To generate the raw disassembly I simply had do define all the ROM entry points from the command line. There are a lot of them but it's pretty strait forward. The disassembler follows links (except for RST calls) and it's just sort of slogging through the code finding what's real and garbage. Using the --xref option on the disassembler helps because we can see if if finds anything calling that piece of code. Due to having to define so many things as entry points, a lot of the data is useless, but it still helps.
Adding labels and comments is a bit different. Since labels (variables or functions) can occur in multiple places, we need to use pattern matching to save having to repeat the same operation over and over again. Comments are only added to a single line each, but you need to find the address they are associated with and then append the comment to the end of the line. So we have to generate the disassembly with the address at the start of each line which is done using the --lst option. One side effect of this is it generates a huge call graph at the end of the disassembly which slows down our pattern searching, and it really isn't needed due to the known design of the BASIC interpreter. We can get rid of it manually, but why not just have a program do it. We could write a custom program to do this, but there is no need as the Unix sed command can already do all of this! I haven't released the sed file I'm using yet, but I'll give a quick explanation of what commands I'm using to perform these actions. This is no substitute for the sed manual or other references on the web!
sed can take commands from the command line but since we are performing so many operations, they have all been placed in a single file that is read by using the -f directive on the command line followed by the name of the file containing our list of sed operations.
Since the raw disassembly needs the call graph removed from the end of the file to speed up the rest of the pattern matching (the call graph is huge), that's the first thing the sed script does. Thankfully, the disassembler places an identifier at the head of the call graph that says "Call Graph:"
We simply tell sed to search for that string, match any pattern that follows, and delete the entire thing with the d command. Notice that the string is placed inside forward slash (divide) symbols and the $ signifies matching any pattern that follows. Then the ,$d tells sed what to do with the text it matched. Take the entire block $ and deleted it d.
Now that the Call Graph is gone, sed needs to relabel functions and system variables by global pattern search and replace. If we want to replace a function label, we search for L followed by the address the function resides at. The s tells sed to search for the sting between the 1st and 2nd slashes, and to replace it with the string inside the 2nd and 3rd slashes. The g says perform this globally. So everywhere a function is called, it will be given a meaningful label instead.
s/L1DAE/END/gThe same works for system variables, but those are just raw addresses and not function calls, so the disassembler labels them as a 4 digit hex number followed by h signifying that it is a hexidecimal number. In the case below, we must identify functions that reside in ROM and that are copied to RAM where the program actually calls them. Notice the L prefix on the ROM code and h postfix on the RAM routines. Variables would have h as well.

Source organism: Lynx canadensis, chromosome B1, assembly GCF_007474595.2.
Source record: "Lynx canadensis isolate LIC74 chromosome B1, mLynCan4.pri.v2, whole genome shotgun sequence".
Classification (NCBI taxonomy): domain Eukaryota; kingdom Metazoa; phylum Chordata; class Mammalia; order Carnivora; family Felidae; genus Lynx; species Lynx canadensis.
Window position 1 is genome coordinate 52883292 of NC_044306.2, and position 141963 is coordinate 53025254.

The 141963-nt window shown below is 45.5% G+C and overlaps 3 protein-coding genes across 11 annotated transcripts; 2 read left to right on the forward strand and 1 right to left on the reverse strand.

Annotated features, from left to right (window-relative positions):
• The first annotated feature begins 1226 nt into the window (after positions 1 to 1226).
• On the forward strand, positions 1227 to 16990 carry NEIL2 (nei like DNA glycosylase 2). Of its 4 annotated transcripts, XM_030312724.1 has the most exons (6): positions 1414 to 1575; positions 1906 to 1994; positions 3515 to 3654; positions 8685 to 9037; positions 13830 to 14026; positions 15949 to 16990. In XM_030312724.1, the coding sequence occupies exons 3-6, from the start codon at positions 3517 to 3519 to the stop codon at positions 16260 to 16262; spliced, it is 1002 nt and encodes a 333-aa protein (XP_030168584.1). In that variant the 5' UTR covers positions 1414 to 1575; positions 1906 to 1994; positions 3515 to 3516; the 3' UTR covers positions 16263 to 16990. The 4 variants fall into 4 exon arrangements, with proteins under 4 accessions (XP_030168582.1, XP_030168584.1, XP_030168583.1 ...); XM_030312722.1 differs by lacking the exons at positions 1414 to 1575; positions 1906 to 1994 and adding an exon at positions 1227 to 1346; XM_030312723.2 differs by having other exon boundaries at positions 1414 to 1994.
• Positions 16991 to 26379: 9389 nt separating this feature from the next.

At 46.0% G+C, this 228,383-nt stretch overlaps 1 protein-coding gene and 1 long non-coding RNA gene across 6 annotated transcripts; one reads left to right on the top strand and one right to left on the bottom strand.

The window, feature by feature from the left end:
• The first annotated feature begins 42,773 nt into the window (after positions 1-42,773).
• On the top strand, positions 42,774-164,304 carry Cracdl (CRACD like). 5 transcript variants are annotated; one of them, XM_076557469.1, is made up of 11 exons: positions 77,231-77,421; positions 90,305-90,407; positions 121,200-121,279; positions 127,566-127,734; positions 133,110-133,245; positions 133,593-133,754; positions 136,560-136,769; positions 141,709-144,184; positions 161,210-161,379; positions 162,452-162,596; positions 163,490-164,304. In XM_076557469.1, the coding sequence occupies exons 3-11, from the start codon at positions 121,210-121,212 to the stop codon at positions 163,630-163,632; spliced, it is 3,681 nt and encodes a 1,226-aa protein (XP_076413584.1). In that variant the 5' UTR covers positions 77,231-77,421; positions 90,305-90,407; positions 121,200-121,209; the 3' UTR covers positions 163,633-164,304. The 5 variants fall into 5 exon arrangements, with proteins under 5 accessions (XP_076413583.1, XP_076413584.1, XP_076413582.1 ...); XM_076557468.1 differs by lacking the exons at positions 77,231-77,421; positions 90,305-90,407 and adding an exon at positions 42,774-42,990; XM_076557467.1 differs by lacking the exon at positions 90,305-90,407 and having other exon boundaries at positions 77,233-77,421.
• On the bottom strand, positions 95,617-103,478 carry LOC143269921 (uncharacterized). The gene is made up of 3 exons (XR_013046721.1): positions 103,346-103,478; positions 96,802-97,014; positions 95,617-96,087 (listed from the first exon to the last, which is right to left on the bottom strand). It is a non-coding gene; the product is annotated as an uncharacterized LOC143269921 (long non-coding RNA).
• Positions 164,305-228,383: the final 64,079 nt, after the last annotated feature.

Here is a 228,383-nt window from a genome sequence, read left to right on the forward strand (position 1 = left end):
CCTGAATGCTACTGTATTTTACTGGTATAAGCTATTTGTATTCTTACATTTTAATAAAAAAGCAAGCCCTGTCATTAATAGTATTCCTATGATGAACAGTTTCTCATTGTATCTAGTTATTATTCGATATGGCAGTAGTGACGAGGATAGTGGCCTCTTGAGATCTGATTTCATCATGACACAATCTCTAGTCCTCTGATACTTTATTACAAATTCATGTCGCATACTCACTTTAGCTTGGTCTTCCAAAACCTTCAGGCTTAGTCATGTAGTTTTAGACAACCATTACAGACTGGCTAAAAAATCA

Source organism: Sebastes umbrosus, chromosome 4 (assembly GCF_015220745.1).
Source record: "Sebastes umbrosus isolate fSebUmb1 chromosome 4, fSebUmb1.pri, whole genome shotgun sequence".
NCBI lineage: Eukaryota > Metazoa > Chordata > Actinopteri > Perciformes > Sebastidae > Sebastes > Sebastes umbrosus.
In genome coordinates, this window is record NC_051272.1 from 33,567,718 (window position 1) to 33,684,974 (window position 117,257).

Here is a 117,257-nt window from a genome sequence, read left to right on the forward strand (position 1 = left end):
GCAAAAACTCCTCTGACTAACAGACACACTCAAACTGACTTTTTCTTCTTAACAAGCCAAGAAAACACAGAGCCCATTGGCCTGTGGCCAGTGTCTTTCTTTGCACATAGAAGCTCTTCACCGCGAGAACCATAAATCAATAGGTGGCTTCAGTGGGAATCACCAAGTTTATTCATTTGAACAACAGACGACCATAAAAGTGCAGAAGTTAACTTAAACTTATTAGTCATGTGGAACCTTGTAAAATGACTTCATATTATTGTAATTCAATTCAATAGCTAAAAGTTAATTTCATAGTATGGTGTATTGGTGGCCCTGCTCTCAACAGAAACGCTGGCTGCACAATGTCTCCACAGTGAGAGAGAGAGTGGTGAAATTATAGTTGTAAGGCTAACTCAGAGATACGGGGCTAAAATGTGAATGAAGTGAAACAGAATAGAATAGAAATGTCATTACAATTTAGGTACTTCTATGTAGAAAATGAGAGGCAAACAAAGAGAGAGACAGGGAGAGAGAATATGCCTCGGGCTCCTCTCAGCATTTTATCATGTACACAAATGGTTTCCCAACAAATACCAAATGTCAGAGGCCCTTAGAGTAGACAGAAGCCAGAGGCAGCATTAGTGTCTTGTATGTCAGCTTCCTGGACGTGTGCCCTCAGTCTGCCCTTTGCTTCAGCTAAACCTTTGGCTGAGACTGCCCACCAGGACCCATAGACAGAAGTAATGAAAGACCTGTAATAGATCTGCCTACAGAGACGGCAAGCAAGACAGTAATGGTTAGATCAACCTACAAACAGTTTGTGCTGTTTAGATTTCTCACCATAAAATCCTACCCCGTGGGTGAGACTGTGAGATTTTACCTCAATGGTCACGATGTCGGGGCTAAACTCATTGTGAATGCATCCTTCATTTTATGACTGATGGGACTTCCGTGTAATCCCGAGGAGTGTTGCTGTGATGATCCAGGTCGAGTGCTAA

The last (so far) function we need to perform is to append comments to the end of lines based on address. Most of the work here was extracting the comments from the pdf of Level II BASIC Decoded and Other Mysteries. Once the code that is borrowed from Level II BASIC is identified, we can just append the comments to the proper lines using the address. Again, we need to perform a pattern search, but then we must append the comment to the end of the line. We match the hexadecimal address followed by the : using s (search) followed by any string $ and simply append the comment string to the end of the line. The --lst option gives us the hex addresses followed by the colon for each line and this provides a unique pattern we can match with. Again, strings are contained between / slash symbols. In case you haven't already noticed, this also means our strings cannot contain the slash symbol. There are others but I won't go into that. Just watch the use of special characters that sed looks for.
/0013 /s/$/ ;--- Save BC - Keyboard routine/
/0014 /s/$/ ;--- B = Entry code/
/0016 /s/$/ ;--- Go to driver entry routine (3C2)/
/0018 /s/$/ ;--- RST 18 (JP 1C90H) Compare DE:HL/
/001B /s/$/ ;--- Save BC - Display routine, printer routine/
; --- START PROC DBL_SUB ---
0C70: 21 2D 79 DBL_SUB: LD HL,792Dh ;--- Double precision subtraction routine. ** cont--> *
0C73: 7E LD A,(HL) ;--- Load MSB of saved value
0C74: EE 80 XOR 80h ;--- Invert sign
0C76: 77 LD (HL),A ;--- And restore
; Referenced from 12B4, 0F84, 0E5C
; --- START PROC DBL_ADD ---
0C77: 21 2E 79 DBL_ADD: LD HL,EXP2 ;--- HL=addr of exponent in WRA2 ************ cont--> *
0C7A: 7E LD A,(HL) ;--- Load exponent from WRA2
0C7B: B7 OR A ;--- Set status flags for exponent
0C7C: C8 RET Z ;--- Exit if WRA2 value zero